Gnaphalium nelsonii Burtt Davy
Status and Criteria
Near Threatened B1ab(iii)
|L. von Staden|
|Gnaphalium nelsonii is a widespread (EOO 29 356 km²), but very poorly known species. There are only a few collections, scattered over North West Province and Gauteng, suggesting that it occurs at fewer than 10 locations. It is possibly overlooked, and more common than records suggest, but more field surveys are needed to confirm this. As it is likely to be threatened by ongoing habitat loss and degradation at all known localities, it is likely to be declining, although its resilience to disturbance is not known. The risk of extinction of this species is very uncertain, due to a lack of supporting data, but it is preliminarily assessed as Near Threatened, pending further field studies.|
|South African endemic|
|Gauteng, North West|
|Pretoria to Vereeniging and Wolmaransstad.|
Habitat and Ecology
|Seasonally wet places in grassland and savanna, and along dry watercourses.|
|Threats to this species are not well known. Only four of the six known localities have precise enough locality descriptions to be mapped with relatively high confidence, and at all four these localities the natural vegetation is extensively transformed to crop fields, which has resulted in severe fragmentation of the natural vegetation in these areas. Around Klerksdorp it is also likely to be threatened by habitat loss to urban expansion and mining. Around Pretoria and Vereeniging it is possibly locally extinct due to habitat loss to urban expansion.|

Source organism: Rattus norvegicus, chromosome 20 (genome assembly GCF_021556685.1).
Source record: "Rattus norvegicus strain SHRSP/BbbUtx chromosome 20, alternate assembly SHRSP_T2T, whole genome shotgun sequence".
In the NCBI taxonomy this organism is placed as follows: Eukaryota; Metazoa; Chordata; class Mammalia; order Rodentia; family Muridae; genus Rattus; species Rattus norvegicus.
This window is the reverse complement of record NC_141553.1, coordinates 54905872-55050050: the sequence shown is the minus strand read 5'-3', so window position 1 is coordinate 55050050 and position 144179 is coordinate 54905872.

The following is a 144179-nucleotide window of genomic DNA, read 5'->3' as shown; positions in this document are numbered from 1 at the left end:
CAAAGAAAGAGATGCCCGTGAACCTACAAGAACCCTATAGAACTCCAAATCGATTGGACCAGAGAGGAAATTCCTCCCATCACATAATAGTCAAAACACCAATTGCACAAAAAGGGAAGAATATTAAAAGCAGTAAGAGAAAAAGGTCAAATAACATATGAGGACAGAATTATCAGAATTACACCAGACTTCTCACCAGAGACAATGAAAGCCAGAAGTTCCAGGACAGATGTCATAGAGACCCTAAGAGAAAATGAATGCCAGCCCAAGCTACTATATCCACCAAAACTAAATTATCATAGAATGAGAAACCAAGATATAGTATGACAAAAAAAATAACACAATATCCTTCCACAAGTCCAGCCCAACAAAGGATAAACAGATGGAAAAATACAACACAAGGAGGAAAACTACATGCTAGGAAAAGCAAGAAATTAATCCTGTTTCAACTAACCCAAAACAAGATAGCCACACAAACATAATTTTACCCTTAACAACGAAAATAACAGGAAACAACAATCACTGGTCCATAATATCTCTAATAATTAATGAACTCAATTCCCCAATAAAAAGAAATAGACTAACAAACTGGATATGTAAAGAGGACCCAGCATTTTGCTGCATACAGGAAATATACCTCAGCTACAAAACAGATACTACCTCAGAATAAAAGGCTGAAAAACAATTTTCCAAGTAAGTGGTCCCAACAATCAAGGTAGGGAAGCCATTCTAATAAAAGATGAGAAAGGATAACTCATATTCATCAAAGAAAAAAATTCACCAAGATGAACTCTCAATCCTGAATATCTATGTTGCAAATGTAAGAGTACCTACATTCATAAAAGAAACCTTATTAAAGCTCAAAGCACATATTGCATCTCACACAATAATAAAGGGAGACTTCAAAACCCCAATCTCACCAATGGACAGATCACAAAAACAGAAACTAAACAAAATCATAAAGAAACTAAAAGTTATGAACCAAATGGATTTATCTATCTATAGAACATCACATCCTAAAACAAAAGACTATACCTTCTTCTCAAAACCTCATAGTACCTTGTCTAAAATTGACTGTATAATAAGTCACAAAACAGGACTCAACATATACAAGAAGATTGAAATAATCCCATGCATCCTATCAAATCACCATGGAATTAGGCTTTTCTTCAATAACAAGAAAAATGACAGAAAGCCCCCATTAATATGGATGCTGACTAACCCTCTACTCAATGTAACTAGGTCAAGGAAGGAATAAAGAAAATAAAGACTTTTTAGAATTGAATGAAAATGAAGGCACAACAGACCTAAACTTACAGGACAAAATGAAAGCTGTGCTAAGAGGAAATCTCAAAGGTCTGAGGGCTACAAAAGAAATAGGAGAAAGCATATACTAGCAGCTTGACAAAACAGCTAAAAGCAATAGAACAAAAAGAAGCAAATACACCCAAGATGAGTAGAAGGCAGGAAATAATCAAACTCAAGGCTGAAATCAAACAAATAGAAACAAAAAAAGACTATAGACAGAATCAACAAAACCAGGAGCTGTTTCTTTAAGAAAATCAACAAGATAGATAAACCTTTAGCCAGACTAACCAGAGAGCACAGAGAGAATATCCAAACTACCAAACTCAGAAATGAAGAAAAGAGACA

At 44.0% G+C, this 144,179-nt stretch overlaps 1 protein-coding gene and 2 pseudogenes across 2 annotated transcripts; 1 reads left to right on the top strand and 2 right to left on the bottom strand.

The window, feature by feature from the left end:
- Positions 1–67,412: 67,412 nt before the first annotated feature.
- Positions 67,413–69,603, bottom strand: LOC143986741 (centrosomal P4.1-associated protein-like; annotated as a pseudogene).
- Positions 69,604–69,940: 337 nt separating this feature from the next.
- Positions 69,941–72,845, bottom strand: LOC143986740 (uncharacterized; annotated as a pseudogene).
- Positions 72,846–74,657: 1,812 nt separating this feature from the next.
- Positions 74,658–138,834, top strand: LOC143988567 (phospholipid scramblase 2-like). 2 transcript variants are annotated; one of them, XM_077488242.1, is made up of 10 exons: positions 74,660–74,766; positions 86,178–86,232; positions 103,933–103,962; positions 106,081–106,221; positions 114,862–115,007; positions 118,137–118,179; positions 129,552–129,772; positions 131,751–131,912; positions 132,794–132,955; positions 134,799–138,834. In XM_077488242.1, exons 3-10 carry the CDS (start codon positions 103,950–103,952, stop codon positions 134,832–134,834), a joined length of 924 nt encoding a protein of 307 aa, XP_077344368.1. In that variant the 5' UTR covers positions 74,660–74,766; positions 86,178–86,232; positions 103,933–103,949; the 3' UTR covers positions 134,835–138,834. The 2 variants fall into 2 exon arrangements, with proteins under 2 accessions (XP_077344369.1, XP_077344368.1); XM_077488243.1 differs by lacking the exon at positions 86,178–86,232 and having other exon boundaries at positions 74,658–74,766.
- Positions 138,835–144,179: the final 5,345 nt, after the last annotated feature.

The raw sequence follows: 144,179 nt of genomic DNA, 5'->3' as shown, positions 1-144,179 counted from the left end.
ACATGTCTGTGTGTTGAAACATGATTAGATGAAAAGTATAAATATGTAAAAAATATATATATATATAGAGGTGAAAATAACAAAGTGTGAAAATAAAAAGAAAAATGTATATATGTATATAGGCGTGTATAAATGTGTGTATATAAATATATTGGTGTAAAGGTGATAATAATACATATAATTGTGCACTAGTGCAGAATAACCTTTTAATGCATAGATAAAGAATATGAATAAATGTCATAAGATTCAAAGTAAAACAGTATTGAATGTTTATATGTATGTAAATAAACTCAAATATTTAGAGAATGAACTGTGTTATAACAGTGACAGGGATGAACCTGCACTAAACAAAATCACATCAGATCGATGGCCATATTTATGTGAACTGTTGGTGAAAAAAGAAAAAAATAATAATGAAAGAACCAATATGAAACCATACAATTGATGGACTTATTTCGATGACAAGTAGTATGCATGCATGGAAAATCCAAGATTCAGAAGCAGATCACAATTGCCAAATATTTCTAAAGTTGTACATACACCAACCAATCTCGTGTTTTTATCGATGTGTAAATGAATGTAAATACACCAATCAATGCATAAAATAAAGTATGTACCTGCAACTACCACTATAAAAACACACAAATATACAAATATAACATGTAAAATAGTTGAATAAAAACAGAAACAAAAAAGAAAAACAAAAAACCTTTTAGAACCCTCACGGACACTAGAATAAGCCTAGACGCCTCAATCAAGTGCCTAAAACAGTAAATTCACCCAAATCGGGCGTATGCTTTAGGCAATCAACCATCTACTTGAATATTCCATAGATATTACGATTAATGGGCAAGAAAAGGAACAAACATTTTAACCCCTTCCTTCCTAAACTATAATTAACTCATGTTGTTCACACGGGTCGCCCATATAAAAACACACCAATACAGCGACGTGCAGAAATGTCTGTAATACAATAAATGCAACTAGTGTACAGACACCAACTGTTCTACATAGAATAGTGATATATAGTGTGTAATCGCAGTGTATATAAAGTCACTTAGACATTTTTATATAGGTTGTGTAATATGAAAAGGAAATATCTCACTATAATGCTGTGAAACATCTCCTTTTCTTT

Hilliard (1981, 1983) remarked that this species is rare and seldom collected. There is only one recent collection (dating from 2008), with a small number of other collections from the 1970s and earlier. A recent survey of the rare, endangered and endemic flora of North West Province did not relocate this species at any of the localities known through historical records (Hahn 2013). This species is rather cryptic and may be overlooked, but the lack of records is concerning, as it occurs in an area with high levels of human impact and disturbance. It is possibly somewhat resilient to disturbance - the type collection was made on cultivated lands - and so population trends cannot be confidently inferred from trends in habitat loss and degradation. More field surveys are needed to relocate subpopulations, as well as monitoring of population trends.
Status and Criteria
Citation/Red List version
|Gnaphalium nelsonii Burtt Davy||Rare ||Raimondo et al. (2009)|
|Gnaphalium nelsonii Burtt Davy||Data Deficient ||Victor (2002)|
Hahn, N. 2013. Rare, endangered and endemic flora of the North West Province. Unpublished Report to the Department of Economic Development, Conservation and Tourism, North West Provincial Government.
Hilliard, O.M. 1981. Gnaphalium (Compositae) in Africa and Madagascar. Botanical Journal of the Linnean Society 82(3):267-292.
Hilliard, O.M. 1983. Gnaphaliinae (First Part). In: O.A. Leistner (ed). Flora of Southern Africa 33 Asteraceae, Part 7 Inuleae, Fascicle 2:1-325. National Botanical Institute, Pretoria.
Raimondo, D., von Staden, L., Foden, W., Victor, J.E., Helme, N.A., Turner, R.C., Kamundi, D.A. and Manyama, P.A. 2009. Red List of South African Plants. Strelitzia 25. South African National Biodiversity Institute, Pretoria.
Victor, J.E. 2002. South Africa. In: J.S. Golding (ed), Southern African plant Red Data Lists. Southern African Botanical Diversity Network Report 14 (pp. 93-120), SABONET, Pretoria.
|von Staden, L. 2016. Gnaphalium nelsonii Burtt Davy. National Assessment: Red List of South African Plants version 2017.1. Accessed on 2017/04/26|